Steam Tunnels and Roof Tops

Steam Tunnels and Roof Tops

Sometimes when you’ve done something for awhile, you start to think you’ve seen everything. I’ve been exploring abandoned things and drain tunnels for a few years now. But nothing could have prepared me for my most recent adventure: a giant labyrinth of steam tunnels. Last week I wrote about a Psychiatric Center and how there was a rumor of steam tunnels. I reached out to another Urban Explorer on a related forum, and he said he could show me the system. We made plans, and headed out yesterday.

Normally I write up a location and then post all the photos below. This time I’m gonna go about it differently, I’ll write commentary between photos and bring the reader along for the adventure.

I woke up at 8am both by the sound of my alarm and the sound of rain pounding on the window next to my pillow. It rained the hardest I had seen in years, and as I slowly gained consciousness I realized I needed to be dressed in 15 minutes and waiting in the downpour for three train transfers… oh, and then I promptly fell back asleep. An hour or so later the alarm went off again and the rain seemed to have dialed down to a drizzle. I texted the explorer and let him know I was late but on my way. By the time we got there, the rain was still going which made for a wonderful exploration atmosphere. We parked and made our way across a small field:

A (1)

In no time we hopped through an open window and found ourselves inside a beautiful old building. The air was damp, which was nice – a sign that the air wasn’t dusty and stale. We found a place to temporarily set up camp, mask up, and sort our supplies. Soon it was time to flick the building. I love my panos:

A (9)

And I’m pretty happy with this upstairs window shot:

A (15)

A cozy breezeway connected this building to a neighboring one that appeared to be the dinning commons.

A (16)

I love when places look untouched. This pano shows a cafeteria area with most of the tables left as they were while in operation. No graffiti, and nobody came through and tipped them over. Just the weathered room.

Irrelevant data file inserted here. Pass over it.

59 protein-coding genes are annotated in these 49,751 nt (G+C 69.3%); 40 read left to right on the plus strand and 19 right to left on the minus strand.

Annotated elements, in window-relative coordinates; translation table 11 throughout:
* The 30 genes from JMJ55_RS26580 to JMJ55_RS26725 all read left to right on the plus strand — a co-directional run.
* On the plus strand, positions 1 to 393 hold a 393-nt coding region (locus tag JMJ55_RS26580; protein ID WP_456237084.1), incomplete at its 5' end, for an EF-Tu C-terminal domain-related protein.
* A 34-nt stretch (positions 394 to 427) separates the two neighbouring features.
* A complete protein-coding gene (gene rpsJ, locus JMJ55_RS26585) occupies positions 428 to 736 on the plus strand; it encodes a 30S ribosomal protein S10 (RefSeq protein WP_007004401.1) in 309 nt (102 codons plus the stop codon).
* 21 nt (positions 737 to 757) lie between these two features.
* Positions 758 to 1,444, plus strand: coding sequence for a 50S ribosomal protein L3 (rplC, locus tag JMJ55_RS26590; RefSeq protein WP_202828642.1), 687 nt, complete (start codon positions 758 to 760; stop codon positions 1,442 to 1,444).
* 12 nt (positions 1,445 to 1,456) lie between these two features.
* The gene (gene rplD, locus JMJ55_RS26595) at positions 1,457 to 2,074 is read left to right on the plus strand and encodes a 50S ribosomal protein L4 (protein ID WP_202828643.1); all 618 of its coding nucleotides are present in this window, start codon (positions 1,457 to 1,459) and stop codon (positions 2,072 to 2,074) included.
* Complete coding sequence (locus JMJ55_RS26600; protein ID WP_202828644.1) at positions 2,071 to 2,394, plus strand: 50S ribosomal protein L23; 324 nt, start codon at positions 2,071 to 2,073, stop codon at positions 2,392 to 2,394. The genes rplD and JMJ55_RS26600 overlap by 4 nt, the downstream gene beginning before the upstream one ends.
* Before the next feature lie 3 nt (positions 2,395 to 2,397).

A (47)

If I ever meet an urban exploring gal and marry her, this room will be perfect for the wedding 😀

A (48)

We didn’t explore this building too thoroughly, since I’m sure my expert guide had already seen his fare share of it. I managed to snag this sweet pano on the way to the kitchen. I love the ceiling windows, it really makes the room feel bright and cheery, in the only way a dilapidated building can be cheerful:

A (55)

The kitchen was pitch black, and full of a creepy, foggy, mist. For a room that was completely sealed off from light, it wasn’t sealed off from the water works at all. You can see some mist particles in the photo of this menacing oven:

A (65)

Shortly after the kitchen we made our way down to the basement. We made a couple wrong turns, but it wasn’t long before we found some steam tunnels:

A (76)

This first stretch of tunnel wasn’t terrible. Wide enough to walk with plenty of headroom. Some of the weeds managed to send their roots down here though.

B (1)

The pleasant journey ended soon enough. We found ourselves at a 10 foot drop off. Luckily there was a rusty ladder hidden below us.

B (6)

The next section was a little less friendly. It was way more cramped, and I had to hug some fiberglass a few times. Yuck. Still had plenty of head-room though.

B (10)

We made it to this cool arch that seemed to have lead somewhere at some time, but was sealed up no more than 3 feet in.

B (15)

One of my favorite things about this adventure was the progression of environments, and in some cases, difficulty. It really felt like a video game – each area presented a new and unique challenge, and you could never imagine what the next would be. We found ourselves confronted by “The Jungle Gym.” The floor was flooded, and the pipes were so low there’s no way we would crawl through, rusty, fiber-glass, asbestos, mud to get to the other side. The only option was to go over. We monkeyed our way over the pipes, balancing on them, hanging from them, and straddling them. Eventually we cleared the 15 feet of water hazard and were safely on our way.